Improving Work Safety Policies to Avoid Eye Injuries
Updated: Apr 26
Eye injuries are a common workplace hazard. They can have serious consequences for affected workers. According to the Occupational Safety and Health Administration (OSHA), thousands of workers suffer from eye-related injuries every year. Many of these injuries are preventable with proper safety measures in place.
Improving work safety policies is essential for creating a healthier work environment. Today we will discuss some key steps employers should take to improve their policies to prevent eye injuries.
Table of Content:
1. 6 Steps to Implement a Work Safety Policy to Avoid Eye Injuries
1.1. Conduct a Risk Assessment 2
1.2. Provide Proper Eye Protection
1.3. Train Workers on Eye Safety
1.4. Implement Engineering Controls
1.5. Encourage Reporting of Eye Injuries
1.6. Regularly Review and Update Safety Policies
6 Steps to Implement a Work Safety Policy to Avoid Eye Injuries
Eye injuries in the workplace are a serious issue. By prioritizing eye safety through policy implementation, employers can ensure their employees' well-being.
1. Conduct a Risk Assessment
The first step in improving work safety policies to prevent eye injuries is to conduct a risk assessment of the workplace. The assessment should identify potential hazards that could cause eye trauma. And it should also evaluate the likelihood and severity of those accidents. Once the risks are identified, it's time to implement appropriate safety measures to reduce them.
2. Provide Proper Eye Protection
Employers should provide proper eye protection to workers at risk of eye injuries. That includes safety glasses, goggles, and face shields, depending on the job and the occupational hazards. Eye protection should be comfortable and fit properly. Workers should undergo training on how to use and maintain it.
Digital eye strain (computer vision syndrome) is not an injury but could negatively affect the productivity of your team. So if your workers are spending most of their work hours on a digital screen, think about ways to support them in getting work glasses. In addition, require them to take more short and frequent breaks. Both measures can boost productivity.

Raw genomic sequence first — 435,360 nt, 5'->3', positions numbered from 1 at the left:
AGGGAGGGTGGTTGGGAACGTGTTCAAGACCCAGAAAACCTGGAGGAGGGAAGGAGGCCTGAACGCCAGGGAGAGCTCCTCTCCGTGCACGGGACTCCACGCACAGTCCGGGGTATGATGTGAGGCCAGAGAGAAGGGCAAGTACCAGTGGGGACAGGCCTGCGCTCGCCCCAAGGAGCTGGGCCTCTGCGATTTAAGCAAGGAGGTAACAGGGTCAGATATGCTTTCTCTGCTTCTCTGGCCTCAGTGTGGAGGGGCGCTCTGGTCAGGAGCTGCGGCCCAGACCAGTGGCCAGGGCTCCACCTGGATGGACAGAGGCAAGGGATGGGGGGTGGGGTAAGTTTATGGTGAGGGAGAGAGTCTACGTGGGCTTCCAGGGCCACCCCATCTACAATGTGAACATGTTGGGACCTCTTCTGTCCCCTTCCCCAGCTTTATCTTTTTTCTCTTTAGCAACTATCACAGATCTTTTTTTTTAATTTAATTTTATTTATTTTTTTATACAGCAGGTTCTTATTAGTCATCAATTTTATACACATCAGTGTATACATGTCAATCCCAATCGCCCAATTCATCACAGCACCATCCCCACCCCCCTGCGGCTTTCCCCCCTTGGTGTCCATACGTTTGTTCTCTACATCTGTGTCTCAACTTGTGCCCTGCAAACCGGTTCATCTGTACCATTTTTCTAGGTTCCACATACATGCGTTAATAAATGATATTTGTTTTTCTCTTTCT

RELATED ARTICLE: How to Prevent Eye Strain from Staring at Screens at Work?
3. Train Workers on Eye Safety
Workers should receive comprehensive training on eye safety. Including how to identify workplace hazards, how to use eye protection, and what to do in case of an injury. Employers should also encourage workers to report new hazards, risks, or accidents.
4. Implement Engineering Controls
Employers can also apply engineering controls to reduce eye injury risk. These controls may include physical barriers - screens and shields to protect workers from flying debris, sparks, and other hazards. Employers can also change work processes (for example, using a push stick to feed material through a saw blade rather than hands).
5. Encourage Reporting of Eye Injuries
Safe workplaces encourage workers to report any eye injuries, no matter how minor they may seem. Reporting helps to identify hazards and further improve safety policies. It also allows employers to provide prompt medical treatment and prevent future accidents.
RELATED ARTICLES: How Often Should You Visit Your Eye Doctor for an Eye Checkup?
6. Regularly Review and Update Safety Policies
For work safety policies to remain effective, employers should review and update them regularly. Evaluating the effectiveness of the measures and adjusting them on the go is key. They should also stay up-to-date with the latest safety standards and regulations. That is the only way to ensure compliance, improve practices and avoid eye injuries.
Improving work safety policies to prevent eye injuries is essential for creating a safer work environment.
Eye and Face Protection, Occupational Safety and Health Administration (OSHA)
Eye Safety, National Institute for Occupational Safety and Health (NIOSH)
All medical facts and statements are checked by Atanas Bogoev M.D.